Under this scheme, new sugar mills were allowed exemption from levy for 5-8 years and the factories undertaking expansion were also allowed exemption from levy on the additional production for 5 years, in the case of letter of intent to be issued in future and have suggested that efforts should instead be made to make the industry financially vial to attract investments. It has come to the conclusion that while the schemes have played useful role in the past in attracting investment for setting up of new sugar mills and expansion of capacity of existing mills, it adversely affects the existing units, particularly those in the vicinity of new units and encourages setting up of new units instead of expansion of existing units which is more economical and setting up of new units in areas where the cost of production of sugar is comparatively higher. It has also tended to encourage the setting up of large number of smaller capacity plants and prevent the industry from fully utilising the economies of scale. The committee has however recommended that on grounds of equity iincentive should be allowed to all those units which are at present enjoying such benefit for the balance period of their entitlement and also to new units where letters of intents are issued before the issue of Government Orders for discontinuance of the scheme. The Committee has suggested that after decontrol of sugar prices these units may be compensated by appropriate grant from the SDF for the period provided in the present scheme in case of new units and expansion projects or for the balance period under the relevant scheme in case of units which have already availed of incentives for some time me. It has also suggested that there is any difficulty in compensating this loss from the SDF, the expenditure may be met by levy of a specific cess for the purpose for a limited period during which the grants are payable.

12. Location of New Khandsari Units

The Committee has recommended that no new licence for khandsari units should be allowed within the reserved area of a sugar mill and within 25 kms from the site of a sugar mill so that sugarcane produced within this area is available to the mill for crushing and loss in sugar production involved on account of its crushing by khandsari units which have low sugar recovery is avoided. It has however recommended that khandsari units located outside the area of the sugar mill may be allowed to install vacuum pan and modernise and expand without any restrictions. However units with crushing capacity in excess of 500 tonnes per day may be required to supply sugar under levy subject to incentives available to new units and may also be required to pay excise duty at 50% of that imposed on sugar. It has also made a number of recommendations for technical up gradation of khandsari and gur industry.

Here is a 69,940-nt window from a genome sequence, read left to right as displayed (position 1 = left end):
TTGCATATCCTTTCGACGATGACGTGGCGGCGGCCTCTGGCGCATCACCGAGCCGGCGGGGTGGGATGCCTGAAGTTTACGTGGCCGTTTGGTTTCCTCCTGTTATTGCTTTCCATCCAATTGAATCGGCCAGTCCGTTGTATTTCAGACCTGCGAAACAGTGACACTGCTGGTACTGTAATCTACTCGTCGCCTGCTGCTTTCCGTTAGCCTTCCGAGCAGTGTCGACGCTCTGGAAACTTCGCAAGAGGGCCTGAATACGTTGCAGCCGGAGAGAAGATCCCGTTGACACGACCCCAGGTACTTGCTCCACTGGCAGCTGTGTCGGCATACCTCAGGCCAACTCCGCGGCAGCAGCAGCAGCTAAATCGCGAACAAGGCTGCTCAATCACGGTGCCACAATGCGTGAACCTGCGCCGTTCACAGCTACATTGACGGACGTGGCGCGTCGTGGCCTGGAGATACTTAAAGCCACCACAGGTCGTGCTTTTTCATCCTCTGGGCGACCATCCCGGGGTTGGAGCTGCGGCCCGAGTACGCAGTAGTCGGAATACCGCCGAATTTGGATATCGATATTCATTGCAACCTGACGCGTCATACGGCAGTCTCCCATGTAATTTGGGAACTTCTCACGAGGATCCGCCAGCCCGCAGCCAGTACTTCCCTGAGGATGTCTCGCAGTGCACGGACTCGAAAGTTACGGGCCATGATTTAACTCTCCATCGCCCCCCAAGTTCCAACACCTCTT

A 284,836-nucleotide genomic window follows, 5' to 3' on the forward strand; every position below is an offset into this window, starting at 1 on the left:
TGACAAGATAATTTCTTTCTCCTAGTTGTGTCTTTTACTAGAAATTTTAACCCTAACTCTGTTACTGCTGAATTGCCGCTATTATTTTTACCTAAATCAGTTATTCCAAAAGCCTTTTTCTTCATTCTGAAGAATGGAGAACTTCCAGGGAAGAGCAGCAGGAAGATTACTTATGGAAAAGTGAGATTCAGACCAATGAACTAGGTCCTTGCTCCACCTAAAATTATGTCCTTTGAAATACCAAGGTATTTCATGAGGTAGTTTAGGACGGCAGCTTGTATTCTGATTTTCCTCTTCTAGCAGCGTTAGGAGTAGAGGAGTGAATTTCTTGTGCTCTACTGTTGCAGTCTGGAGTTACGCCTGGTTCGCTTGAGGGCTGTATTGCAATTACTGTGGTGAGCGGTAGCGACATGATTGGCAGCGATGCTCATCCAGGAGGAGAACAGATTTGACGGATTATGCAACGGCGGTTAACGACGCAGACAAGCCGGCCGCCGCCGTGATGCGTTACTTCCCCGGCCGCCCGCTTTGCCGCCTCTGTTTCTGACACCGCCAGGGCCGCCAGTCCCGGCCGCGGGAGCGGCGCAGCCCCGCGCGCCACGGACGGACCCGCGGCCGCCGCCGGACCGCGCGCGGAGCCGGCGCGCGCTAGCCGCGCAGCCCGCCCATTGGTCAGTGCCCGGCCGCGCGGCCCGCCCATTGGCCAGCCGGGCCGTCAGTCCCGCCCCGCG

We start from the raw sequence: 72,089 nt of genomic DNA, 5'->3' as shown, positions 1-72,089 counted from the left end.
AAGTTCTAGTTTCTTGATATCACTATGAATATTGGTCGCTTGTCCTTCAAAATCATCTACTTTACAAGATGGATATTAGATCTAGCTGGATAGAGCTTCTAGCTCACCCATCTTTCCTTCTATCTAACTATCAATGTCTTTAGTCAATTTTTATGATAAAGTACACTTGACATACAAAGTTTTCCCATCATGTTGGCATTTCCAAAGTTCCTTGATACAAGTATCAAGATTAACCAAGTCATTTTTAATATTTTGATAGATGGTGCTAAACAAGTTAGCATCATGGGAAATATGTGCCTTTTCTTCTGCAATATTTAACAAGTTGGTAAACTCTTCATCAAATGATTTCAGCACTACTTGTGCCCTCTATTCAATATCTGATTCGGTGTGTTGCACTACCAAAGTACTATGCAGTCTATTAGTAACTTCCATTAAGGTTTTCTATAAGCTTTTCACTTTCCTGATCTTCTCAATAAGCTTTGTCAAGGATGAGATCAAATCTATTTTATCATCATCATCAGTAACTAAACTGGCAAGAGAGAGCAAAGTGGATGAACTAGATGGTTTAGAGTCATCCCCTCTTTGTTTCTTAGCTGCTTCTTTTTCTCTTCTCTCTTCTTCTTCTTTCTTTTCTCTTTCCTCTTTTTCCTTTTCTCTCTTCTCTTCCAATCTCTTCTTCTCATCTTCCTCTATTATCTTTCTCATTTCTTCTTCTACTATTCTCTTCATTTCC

List of Highlights

13. Abolition Of Licensing Of Sugar Wholesalers

Existing restrictions on stock-holding limits and period of turn over should also be abolished as these serve no useful purpose and are counterproductive.
List of Highlights

14. Support for R&D Efforts

The Committee has made a number of recommendations for strengthening the research and development efforts for sugarcane cultivation as well as sugar industry and stronger association of the industry and the growers to ensure that R & D efforts effectively help the industry and the growers by reducing cost of production of sugar, better utilisation of by-products of the industry and dealing with the problem of sickness, particularly in the co-operative sector. It has also made recommendations for reducing the magnitude of cyclical fluctuations in production of sugar and recommended maintenance of buffer-stock on a regular basis. It has also made recommendations for more effective utilisation of the funds available in the SDF for promoting R & D efforts in sugarcane cultivation and sugar industry, development of sugarcane cultivation by the factories, rehabilitation of sick sugar mills and helping the factories to install necessary pollution control measures.